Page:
He began to experiment with Divisionism in around 1890, at first painting landscapes close to the Villa Maria.

Morbelli's Per ottanta centesimi highlighted the exploitation of female labour in the rice fields
Morbelli's Per ottanta centesimi highlighted the
exploitation of female labour in the rice fields
In the mid-90s, his interest drawn towards another social issue, he began to visit the farms in the rice fields around Vercelli, north of Casale Monferrato. A collapse in the price of rice led to the harsh exploitation of workers, mainly women, who were made to toil long hours for low wages.

His painting Per ottanta centesimi (For Eighty Cents), which depicted groups of women, standing ankle deep in water, engaged in the back-breaking work of picking the rice, was awarded the Gold Medal at the 1897 International Exhibition in Dresden.  He used photography to inform some of his work, which attracted criticism from some other painters.

The year that opened the millennium was important for Morbelli, who at the 1900 Exposition Universelle in Paris received another Gold Medal - and the award of the Legion of Honor - for Giorno di festa (Day of Celebration), another painting set in the Pio Albergo Trivulzio.

Between 1902 and 1903, continuing to ponder old age and death, Morbelli set up a studio in the rooms of the hospice, where he created Il Natale dei resta (The Christmas of the Remainers), part of a cycle entitled Il poema della vecchiaia (The Poem of Old Age). The painting presented a stark image of five men sitting in a hall partly lit by the sun, among many rows of empty benches.

Morbelli’s work in the early part of the 20th century returned to painting landscapes, with work ranging from a view of Milan’s Duomo to a boat on Lake Garda. His 1913 painting Angolo di giardino (Corner of the Garden), which offered a glimpse of the family villa in Colma, was noted for the vibrant luminous depth he gave to the countryside beyond the villa’s garden.  Some of his last work was completed between 1914 and 1919 in the Usseglio valley, a mountainous area in the east of Piedmont, close to the border with France.

Between 1908 and 1903, Morbelli is said to have met Carlo Carrà and Umberto Boccioni, two important painters of the Italian Futurist movement. Divisionism was influential in the development of Futurism, whose proponents adopted some of its methods to help evoke the dynamism of the urban environment they sought to convey in their work

He was still active when, in 1919, he developed pneumonia, which led to his death in Milan on November 7, at the age of 66.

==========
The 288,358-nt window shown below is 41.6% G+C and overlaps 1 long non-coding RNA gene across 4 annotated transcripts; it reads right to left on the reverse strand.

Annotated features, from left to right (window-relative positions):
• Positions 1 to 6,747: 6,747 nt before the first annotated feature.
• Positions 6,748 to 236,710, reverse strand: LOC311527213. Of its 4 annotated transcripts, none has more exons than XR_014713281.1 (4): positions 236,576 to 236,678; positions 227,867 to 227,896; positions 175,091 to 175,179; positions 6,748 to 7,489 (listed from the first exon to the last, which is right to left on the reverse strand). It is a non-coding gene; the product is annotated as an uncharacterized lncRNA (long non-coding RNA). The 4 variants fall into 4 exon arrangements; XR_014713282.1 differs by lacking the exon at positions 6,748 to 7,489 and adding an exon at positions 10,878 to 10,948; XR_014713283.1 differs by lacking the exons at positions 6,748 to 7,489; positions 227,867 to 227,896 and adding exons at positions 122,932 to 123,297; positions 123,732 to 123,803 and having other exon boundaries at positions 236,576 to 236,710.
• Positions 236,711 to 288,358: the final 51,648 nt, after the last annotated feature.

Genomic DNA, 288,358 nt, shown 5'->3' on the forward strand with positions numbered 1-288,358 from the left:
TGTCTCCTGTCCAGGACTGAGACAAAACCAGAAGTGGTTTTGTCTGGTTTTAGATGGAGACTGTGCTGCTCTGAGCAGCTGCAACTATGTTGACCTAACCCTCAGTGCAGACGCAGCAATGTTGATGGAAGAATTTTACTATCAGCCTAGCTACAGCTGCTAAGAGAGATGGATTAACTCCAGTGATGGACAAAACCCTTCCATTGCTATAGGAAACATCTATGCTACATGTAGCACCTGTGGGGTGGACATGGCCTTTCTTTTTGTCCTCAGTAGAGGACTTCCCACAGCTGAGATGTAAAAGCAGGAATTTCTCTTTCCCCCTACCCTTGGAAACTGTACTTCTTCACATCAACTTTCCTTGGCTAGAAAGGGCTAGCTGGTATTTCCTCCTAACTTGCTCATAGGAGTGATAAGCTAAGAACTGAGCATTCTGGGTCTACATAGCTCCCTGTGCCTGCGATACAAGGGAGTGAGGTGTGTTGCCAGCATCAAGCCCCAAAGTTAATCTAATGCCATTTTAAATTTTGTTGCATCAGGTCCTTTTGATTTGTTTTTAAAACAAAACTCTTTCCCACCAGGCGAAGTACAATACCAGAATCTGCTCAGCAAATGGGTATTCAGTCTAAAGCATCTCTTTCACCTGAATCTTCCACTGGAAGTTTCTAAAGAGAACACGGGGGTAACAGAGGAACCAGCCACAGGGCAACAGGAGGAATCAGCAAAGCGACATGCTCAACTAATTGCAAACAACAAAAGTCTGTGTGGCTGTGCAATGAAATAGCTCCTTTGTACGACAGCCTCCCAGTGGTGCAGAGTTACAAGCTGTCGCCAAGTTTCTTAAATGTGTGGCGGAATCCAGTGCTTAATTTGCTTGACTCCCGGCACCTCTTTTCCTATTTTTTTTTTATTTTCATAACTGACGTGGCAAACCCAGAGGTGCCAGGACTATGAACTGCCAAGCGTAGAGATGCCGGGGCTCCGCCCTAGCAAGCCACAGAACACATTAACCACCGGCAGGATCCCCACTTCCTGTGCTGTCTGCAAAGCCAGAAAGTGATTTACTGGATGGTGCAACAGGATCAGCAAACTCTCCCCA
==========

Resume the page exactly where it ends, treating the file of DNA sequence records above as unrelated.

The Cattedrale dei Santi Pietro e Marco was consecrated in 1879, replacing an older church
The Cattedrale dei Santi Pietro e Marco was
consecrated in 1879, replacing an older church 
Travel tip:

The historic city of Alessandria, about 90km (56 miles) southeast of Turin, became part of French territory after the army of Napoleon defeated the Austrians at the Battle of Marengo in 1800 on fields to the east of the city. Alessandria has a Museum of the Battle of Marengo in Via della Barbotta in the district of Spinetta Marengo. The city was ruled by the Kingdom of Sardinia for many years and is notable for the Cittadella di Alessandria, a star-shaped fort and citadel built in the 18th century, which covers more than 180 acres on a site just across the Tanaro river and is one of the best preserved fortifications of its type.  It remained a military establishment until as recently as 2007 and now holds a permanent exhibition of about 1500 uniforms, weapons and memorabilia. The city's neoclassical Cattedrale dei Santi Pietro e Marco was built in between 1874 and 1879. Alessandria is also a rail hub for northern Italy. The railway station opened in 1850 to form part of the Turin to Genoa railway and now also has lines to many other towns and cities both in Piedmont and neighbouring Lombardy. 

Submerged fields in the rice-growing area around the city of Vercelli
Submerged fields in the rice-growing
area around the city of Vercelli
Travel tip:

Vercelli is best known as the centre of Italy’s rice production industry, with many of the surrounding fields in the vast Po plain submerged under water during the summer months. Rice has been cultivated in the area since the 15th century. One of Vercelli’s speciality dishes, panissa, is made from risotto rice and beans, with pork and red wine.  The city, which has around 46,500 inhabitants, is some 85km (53 miles) west of Milan and about 75km (46 miles) northeast of Turin. It is reckoned to be built on the site of one of the oldest settlements in Italy, dating back to 600BC, and was home to the world's first publicly-funded university, which was opened in 1228 but folded in 1372. Vercelli’s Basilica of Sant'Andrea is regarded as one of the most beautiful and best-preserved Romanesque buildings in Italy. The city also has an amphitheatre from the Roman period.

Also on this day:

1610: The death of Renaissance painter Caravaggio

1871: The birth of painter Giacamo Balla

1884: The birth of Cardinal Alberto di Jorio, Vatican banker

1914: The birth of cycling star and secret war hero Gino Bartali

1933: The birth of William Salice, inventor of the Kinder Egg